Alumna Publishes Children's Book through the National Geographic Society
Friday, May 08, 2015Isabel Heblich Zermani ’12 has published The Story of Ancient Timai, an illustrated educational book about the archaeological excavations at Tell Timai, Egypt, thanks to a grant from the National Geographic Society.
In 2011, while studying art history and creative writing at UNCW, Zermani participated in summer archaeological excavations at Tell Timai in the Egyptian Delta led by faculty member Nicholas Hudson.
The excavation team operated under the auspices of the University of Hawaii, who invited the elders from the village of Timai el-Amdid to visit the excavations, hoping to bridge the gap between local villagers and foreign archaeologists.
After the village elders accepted the invitation, they were given a full tour of the archaeological site. They knew it as a place to graze sheep, dispose of trash and as a ready source of fertile soil for their fields, but weren’t familiar with it as an important place in history. After the tour the elders agreed that the location was of great interest and despite having grown up next to the site, never considered the history of the place. They were eager to learn more and reach out to the community, especially the children, to educate them about the history under their feet.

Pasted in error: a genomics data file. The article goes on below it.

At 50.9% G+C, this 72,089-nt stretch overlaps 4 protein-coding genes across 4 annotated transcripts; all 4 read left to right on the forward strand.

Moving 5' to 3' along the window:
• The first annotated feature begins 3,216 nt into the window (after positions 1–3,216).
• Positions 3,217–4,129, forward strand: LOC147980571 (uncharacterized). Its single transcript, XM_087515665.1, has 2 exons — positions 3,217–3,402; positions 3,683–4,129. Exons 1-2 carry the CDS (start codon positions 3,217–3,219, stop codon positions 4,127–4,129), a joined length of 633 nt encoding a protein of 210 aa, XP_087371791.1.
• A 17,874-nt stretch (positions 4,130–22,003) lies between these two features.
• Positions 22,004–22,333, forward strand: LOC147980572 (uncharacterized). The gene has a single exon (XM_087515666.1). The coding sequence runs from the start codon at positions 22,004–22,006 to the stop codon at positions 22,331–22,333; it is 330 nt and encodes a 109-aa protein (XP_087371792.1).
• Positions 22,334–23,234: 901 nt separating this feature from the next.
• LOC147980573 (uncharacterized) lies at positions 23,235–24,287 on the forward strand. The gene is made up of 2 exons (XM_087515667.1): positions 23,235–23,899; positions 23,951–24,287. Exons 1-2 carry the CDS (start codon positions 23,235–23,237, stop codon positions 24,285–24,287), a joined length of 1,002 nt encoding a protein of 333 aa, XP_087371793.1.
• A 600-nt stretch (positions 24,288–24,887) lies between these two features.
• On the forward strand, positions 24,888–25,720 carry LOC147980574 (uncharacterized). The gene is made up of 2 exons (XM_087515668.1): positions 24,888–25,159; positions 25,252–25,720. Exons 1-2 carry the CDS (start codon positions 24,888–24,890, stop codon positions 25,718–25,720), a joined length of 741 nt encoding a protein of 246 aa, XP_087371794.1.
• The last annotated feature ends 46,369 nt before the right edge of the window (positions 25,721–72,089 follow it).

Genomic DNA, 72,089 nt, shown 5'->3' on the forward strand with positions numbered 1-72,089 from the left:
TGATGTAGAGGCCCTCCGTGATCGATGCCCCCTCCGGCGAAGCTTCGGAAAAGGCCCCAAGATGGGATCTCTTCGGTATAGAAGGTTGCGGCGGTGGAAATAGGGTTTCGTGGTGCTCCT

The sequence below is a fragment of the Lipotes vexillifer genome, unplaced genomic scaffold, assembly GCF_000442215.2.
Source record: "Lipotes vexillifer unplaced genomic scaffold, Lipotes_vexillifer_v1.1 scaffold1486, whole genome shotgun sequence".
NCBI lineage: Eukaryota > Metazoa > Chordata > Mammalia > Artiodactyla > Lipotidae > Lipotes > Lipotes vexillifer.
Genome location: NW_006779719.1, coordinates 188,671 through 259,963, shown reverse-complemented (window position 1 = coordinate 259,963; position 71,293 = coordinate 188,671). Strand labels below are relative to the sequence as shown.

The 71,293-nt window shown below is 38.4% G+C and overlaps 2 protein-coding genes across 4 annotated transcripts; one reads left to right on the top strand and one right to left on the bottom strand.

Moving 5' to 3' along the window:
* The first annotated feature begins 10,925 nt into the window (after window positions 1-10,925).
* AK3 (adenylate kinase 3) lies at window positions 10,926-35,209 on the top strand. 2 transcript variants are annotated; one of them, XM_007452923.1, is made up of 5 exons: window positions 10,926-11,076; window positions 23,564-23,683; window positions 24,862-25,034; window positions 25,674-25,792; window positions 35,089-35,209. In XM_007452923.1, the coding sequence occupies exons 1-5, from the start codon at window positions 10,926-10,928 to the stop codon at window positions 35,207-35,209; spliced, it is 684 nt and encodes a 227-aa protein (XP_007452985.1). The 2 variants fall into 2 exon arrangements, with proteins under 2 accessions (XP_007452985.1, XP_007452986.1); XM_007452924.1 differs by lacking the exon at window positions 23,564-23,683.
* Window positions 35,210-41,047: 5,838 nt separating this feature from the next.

After some brainstorming, Zermani suggested an illustrated children’s book highlighting the history and daily lives of the people who had lived at Tell Timai from the 5th century BC to the 7th century AD.
“Because of my position as site artist, I drew constantly,” said Zermani. “I drew pen and ink illustrations of the best figurines found. It was an incredible pleasure to study the face of a goddess, unseen for two thousand years, and be the first to capture her portrait. But my main goal was the pottery. Dr. Hudson taught me to draw profiles of the essential ceramics. From tiny unguentaria used to hold perfume to large wine kraters and water jugs, I drew more than 100 profiles.”
After collaborating with the archaeological team, Zermani worked with Egyptian publisher Nahdet Misr, had the text translated into Arabic and secured the grant from the National Geographic Society for printing.
Copies of The Story of Ancient Timai are being made available to the schools and children of Timai el-Amdid. An original comic book done by Zermani is included within the illustrated history.
Zermani, a native of Charlottesville, VA, is traveling to Egypt later this month to present and distribute the books to the villages, the Egyptian Museum in Cairo and the Egyptian Exploration Society.
“My education at UNCW in art history prepared me for this adventure, readying me with the knowledge necessary to understand and contribute,” she said. “My other major in creative writing (nonfiction) allowed me to share it. All it took was the faith to dream big -- pyramid big.”
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